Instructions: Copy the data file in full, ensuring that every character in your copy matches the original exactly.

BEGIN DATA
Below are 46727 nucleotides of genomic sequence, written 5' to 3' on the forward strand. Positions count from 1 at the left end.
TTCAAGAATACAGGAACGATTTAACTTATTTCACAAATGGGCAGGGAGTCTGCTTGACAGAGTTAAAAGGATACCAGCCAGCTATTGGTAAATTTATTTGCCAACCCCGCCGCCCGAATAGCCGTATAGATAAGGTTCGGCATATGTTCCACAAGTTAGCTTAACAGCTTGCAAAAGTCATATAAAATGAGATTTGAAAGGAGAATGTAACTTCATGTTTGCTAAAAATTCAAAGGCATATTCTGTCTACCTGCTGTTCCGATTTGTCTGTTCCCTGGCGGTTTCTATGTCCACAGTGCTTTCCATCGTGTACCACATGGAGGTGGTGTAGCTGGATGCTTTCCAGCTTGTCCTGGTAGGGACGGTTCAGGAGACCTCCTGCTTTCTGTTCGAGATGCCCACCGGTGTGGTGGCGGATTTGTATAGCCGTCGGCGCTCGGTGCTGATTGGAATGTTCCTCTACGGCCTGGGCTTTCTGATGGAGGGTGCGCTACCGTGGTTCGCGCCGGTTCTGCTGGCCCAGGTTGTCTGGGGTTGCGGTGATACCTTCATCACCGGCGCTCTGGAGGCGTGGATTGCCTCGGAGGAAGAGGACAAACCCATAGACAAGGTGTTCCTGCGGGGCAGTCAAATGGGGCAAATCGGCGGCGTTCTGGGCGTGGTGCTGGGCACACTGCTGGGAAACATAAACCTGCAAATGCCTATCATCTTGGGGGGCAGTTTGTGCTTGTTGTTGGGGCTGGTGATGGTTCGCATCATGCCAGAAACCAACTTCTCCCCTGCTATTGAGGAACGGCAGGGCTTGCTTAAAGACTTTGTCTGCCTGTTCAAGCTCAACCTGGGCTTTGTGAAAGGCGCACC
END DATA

Below are 46727 nucleotides of genomic sequence, written 5' to 3' on the forward strand. Positions count from 1 at the left end.
TTCAAGAATACAGGAACGATTTAACTTATTTCACAAATGGGCAGGGAGTCTGCTTGACAGAGTTAAAAGGATACCAGCCAGCTATTGGTAAATTTATTTGCCAACCCCGCCGCCCGAATAGCCGTATAGATAAGGTTCGGCATATGTTCCACAAGTTAGCTTAACAGCTTGCAAAAGTCATATAAAATGAGATTTGAAAGGAGAATGTAACTTCATGTTTGCTAAAAATTCAAAGGCATATTCTGTCTACCTGCTGTTCCGATTTGTCTGTTCCCTGGCGGTTTCTATGTCCACAGTGCTTTCCATCGTGTACCACATGGAGGTGGTGTAGCTGGATGCTTTCCAGCTTGTCCTGGTAGGGACGGTTCAGGAGACCTCCTGCTTTCTGTTCGAGATGCCCACCGGTGTGGTGGCGGATTTGTATAGCCGTCGGCGCTCGGTGCTGATTGGAATGTTCCTCTACGGCCTGGGCTTTCTGATGGAGGGTGCGCTACCGTGGTTCGCGCCGGTTCTGCTGGCCCAGGTTGTCTGGGGTTGCGGTGATACCTTCATCACCGGCGCTCTGGAGGCGTGGATTGCCTCGGAGGAAGAGGACAAACCCATAGACAAGGTGTTCCTGCGGGGCAGTCAAATGGGGCAAATCGGCGGCGTTCTGGGCGTGGTGCTGGGCACACTGCTGGGAAACATAAACCTGCAAATGCCTATCATCTTGGGGGGCAGTTTGTGCTTGTTGTTGGGGCTGGTGATGGTTCGCATCATGCCAGAAACCAACTTCTCCCCTGCTATTGAGGAACGGCAGGGCTTGCTTAAAGACTTTGTCTGCCTGTTCAAGCTCAACCTGGGCTTTGTGAAAGGCGCACC